Emma in her wheelchair outside a door with blurred moving traffic in front of her

Disability hate crime

What is disability hate crime?

Disability hate crime is a criminal offence which is perceived by the victim – or any other person – to be motivated by hostility or prejudice based on a person’s disability or perceived disability.

Hate crime can take place in person, online or by phone. It includes things like verbal and physical abuse, harassment, threatening behaviour and intimidation or damage to property.

Sometimes it is a one-off incident from a stranger, other times it’s an ongoing pattern of behaviour.

Check hate crime rates in your area

Our social media pledge

I pledge to:

  • Call out disability hate crime – if I see offensive language being used or witness abuse, I will report it to the social media platform or to the police.
  • Be an ally – reach out to victims, show my support, help them report the crime and offer to be a witness if they need one.
  • Continue the conversation with my friends and families and show my solidarity with victims of online disability hate crime by using the hashtag #NoPlaceForHate.
Cassie in her wheelchair looking at her phone

Sign our social media pledge

Join us in our pledge to drive down disability hate crime on social media and support victims.

Rob, a volunteer, with Sam, a resident, in his bedroom at Lavender Fields

Stay in touch

We’d like to keep you updated about how we support disabled people to live, learn and work as independently as they choose. We’ll let you know how you can support our vision and get involved through fundraising, volunteering and campaigning opportunities.

Contact pref email (optional)

For specific details on how we may use your data, please read our full privacy notice. You can update or remove your personal details any time by contacting us by email at supporter@leonardcheshire.org or by calling us on 0300 303 0074.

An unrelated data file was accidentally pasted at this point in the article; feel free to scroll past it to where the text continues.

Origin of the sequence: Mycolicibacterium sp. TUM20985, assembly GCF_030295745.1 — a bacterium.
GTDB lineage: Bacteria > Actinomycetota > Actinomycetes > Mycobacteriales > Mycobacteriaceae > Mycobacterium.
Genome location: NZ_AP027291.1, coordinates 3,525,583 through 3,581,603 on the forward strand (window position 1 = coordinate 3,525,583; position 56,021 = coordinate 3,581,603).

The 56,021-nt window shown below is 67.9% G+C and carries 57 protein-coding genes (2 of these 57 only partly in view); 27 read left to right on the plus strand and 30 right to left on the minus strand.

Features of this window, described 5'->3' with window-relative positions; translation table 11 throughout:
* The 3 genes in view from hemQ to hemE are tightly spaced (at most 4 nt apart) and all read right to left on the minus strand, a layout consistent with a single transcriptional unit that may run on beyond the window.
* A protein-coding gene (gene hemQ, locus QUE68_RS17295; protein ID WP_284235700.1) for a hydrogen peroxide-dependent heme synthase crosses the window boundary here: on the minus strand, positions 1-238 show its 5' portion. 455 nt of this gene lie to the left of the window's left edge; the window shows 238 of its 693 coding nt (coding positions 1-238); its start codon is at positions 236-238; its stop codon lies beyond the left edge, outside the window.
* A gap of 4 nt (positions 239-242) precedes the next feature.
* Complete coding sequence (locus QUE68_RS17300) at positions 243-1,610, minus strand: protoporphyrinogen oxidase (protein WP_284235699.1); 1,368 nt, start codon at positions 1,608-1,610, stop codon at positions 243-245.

How to report hate crime

If you’ve been a victim of disability hate crime, or know someone who has been a victim, you can report it if you feel safe to do so.

Emma at a bustop

Report it to the police

You can report it to the police by calling 101 or by filling out their online form.

You can also report it online with your regional police force on their own websites.

If you’d prefer to speak to someone in person, you can also visit your local police station to report the crime.

Emily Davison holding her phone in her bedroom

Report social media hate crime

If you see disability hate crime taking place online, you can report it directly to the website, platform or forum.

Here are some useful links:

Stories from our community

Emma at a bustop


“I was verbally abused for simply wanting to board the bus as a wheelchair user. Verbally abused for simply wanting to go shopping. I think the most misunderstood thing about disability hate crime is the lasting impact it leaves. I still remember every detail of the incident I was victim in , years later.”

Headshot of Ella Glendining


"As a visibly disabled person (who's short in height), I experience ridicule and verbal abuse when out in public on a regular basis. Disabled people are treated as less than human to such a degree that being harassed in this way is a totally normal occurrence for us. It is important for people to realise that this kind of abuse constitutes a hate crime."

Kerry Thompson


"People don’t see or understand that disability hate crime is very much alive and happening. You will rarely see disability talked about in social media guidelines, and it is often an afterthought. Until social media platforms start to recognise disability hate crime and ableism, we are faced with adding it to the already long list of things we just put up with’"

What needs to change

Our research has highlighted there are still significant gaps in the support available for disabled people to report a hate crime, and for the crime committed to be prosecuted.

We're calling for:

  1. Every police force to have a trained specialist disability liaison officer.
  2. More awareness around how to report hate crime.
  3. Funded specialised disability services to support victims and survivors after a crime.
  4. Disability to be made a specific protected characteristic supported by hate crime legislation.
  5. The Online Safety Bill to strengthen legislation around what constitutes harmful activity online.
  6. The government’s National Disability Strategy urgently need to raise awareness around disability to prevent disability hate crime in the first place.
Cassie in her wheelchair in front on a glass building